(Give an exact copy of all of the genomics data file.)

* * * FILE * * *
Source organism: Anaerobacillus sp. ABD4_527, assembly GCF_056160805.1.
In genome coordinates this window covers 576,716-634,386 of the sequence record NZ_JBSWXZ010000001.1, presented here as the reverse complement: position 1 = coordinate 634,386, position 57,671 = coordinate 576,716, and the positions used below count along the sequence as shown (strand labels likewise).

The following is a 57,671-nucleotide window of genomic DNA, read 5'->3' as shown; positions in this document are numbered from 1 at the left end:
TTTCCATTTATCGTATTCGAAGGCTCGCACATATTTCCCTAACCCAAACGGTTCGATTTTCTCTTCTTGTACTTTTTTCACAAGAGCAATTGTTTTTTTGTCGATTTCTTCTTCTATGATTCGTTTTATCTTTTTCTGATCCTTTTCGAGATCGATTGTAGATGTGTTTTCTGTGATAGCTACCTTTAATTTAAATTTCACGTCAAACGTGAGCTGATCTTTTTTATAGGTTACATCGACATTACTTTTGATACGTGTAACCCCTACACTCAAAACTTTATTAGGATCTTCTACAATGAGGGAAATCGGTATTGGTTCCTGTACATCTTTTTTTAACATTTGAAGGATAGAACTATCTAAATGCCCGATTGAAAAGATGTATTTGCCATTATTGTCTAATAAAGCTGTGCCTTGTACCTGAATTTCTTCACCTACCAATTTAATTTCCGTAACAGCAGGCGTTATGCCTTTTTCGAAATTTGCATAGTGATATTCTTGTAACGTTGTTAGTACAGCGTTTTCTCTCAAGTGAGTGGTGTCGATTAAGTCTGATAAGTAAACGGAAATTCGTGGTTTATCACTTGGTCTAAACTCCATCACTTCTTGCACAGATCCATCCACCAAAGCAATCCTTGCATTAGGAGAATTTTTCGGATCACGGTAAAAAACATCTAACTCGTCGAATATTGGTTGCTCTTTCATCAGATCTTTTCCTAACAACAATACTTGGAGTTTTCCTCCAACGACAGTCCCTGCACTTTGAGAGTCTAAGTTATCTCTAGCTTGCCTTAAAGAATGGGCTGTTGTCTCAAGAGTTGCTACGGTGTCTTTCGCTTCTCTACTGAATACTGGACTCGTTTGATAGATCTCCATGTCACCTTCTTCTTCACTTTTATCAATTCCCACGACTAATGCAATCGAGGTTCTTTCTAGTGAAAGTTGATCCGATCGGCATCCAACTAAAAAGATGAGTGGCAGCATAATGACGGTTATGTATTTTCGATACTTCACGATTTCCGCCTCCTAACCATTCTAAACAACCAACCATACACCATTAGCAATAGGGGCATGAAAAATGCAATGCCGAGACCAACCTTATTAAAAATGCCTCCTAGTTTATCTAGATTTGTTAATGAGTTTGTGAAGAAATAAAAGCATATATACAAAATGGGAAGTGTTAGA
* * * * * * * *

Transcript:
Source organism: Anaerobacillus sp. ABD4_527, assembly GCF_056160805.1.
In genome coordinates this window covers 576,716-634,386 of the sequence record NZ_JBSWXZ010000001.1, presented here as the reverse complement: position 1 = coordinate 634,386, position 57,671 = coordinate 576,716, and the positions used below count along the sequence as shown (strand labels likewise).

The following is a 57,671-nucleotide window of genomic DNA, read 5'->3' as shown; positions in this document are numbered from 1 at the left end:
TTTCCATTTATCGTATTCGAAGGCTCGCACATATTTCCCTAACCCAAACGGTTCGATTTTCTCTTCTTGTACTTTTTTCACAAGAGCAATTGTTTTTTTGTCGATTTCTTCTTCTATGATTCGTTTTATCTTTTTCTGATCCTTTTCGAGATCGATTGTAGATGTGTTTTCTGTGATAGCTACCTTTAATTTAAATTTCACGTCAAACGTGAGCTGATCTTTTTTATAGGTTACATCGACATTACTTTTGATACGTGTAACCCCTACACTCAAAACTTTATTAGGATCTTCTACAATGAGGGAAATCGGTATTGGTTCCTGTACATCTTTTTTTAACATTTGAAGGATAGAACTATCTAAATGCCCGATTGAAAAGATGTATTTGCCATTATTGTCTAATAAAGCTGTGCCTTGTACCTGAATTTCTTCACCTACCAATTTAATTTCCGTAACAGCAGGCGTTATGCCTTTTTCGAAATTTGCATAGTGATATTCTTGTAACGTTGTTAGTACAGCGTTTTCTCTCAAGTGAGTGGTGTCGATTAAGTCTGATAAGTAAACGGAAATTCGTGGTTTATCACTTGGTCTAAACTCCATCACTTCTTGCACAGATCCATCCACCAAAGCAATCCTTGCATTAGGAGAATTTTTCGGATCACGGTAAAAAACATCTAACTCGTCGAATATTGGTTGCTCTTTCATCAGATCTTTTCCTAACAACAATACTTGGAGTTTTCCTCCAACGACAGTCCCTGCACTTTGAGAGTCTAAGTTATCTCTAGCTTGCCTTAAAGAATGGGCTGTTGTCTCAAGAGTTGCTACGGTGTCTTTCGCTTCTCTACTGAATACTGGACTCGTTTGATAGATCTCCATGTCACCTTCTTCTTCACTTTTATCAATTCCCACGACTAATGCAATCGAGGTTCTTTCTAGTGAAAGTTGATCCGATCGGCATCCAACTAAAAAGATGAGTGGCAGCATAATGACGGTTATGTATTTTCGATACTTCACGATTTCCGCCTCCTAACCATTCTAAACAACCAACCATACACCATTAGCAATAGGGGCATGAAAAATGCAATGCCGAGACCAACCTTATTAAAAATGCCTCCTAGTTTATCTAGATTTGTTAATGAGTTTGTGAAGAAATAAAAGCATATATACAAAATGGGAAGTGTTAGA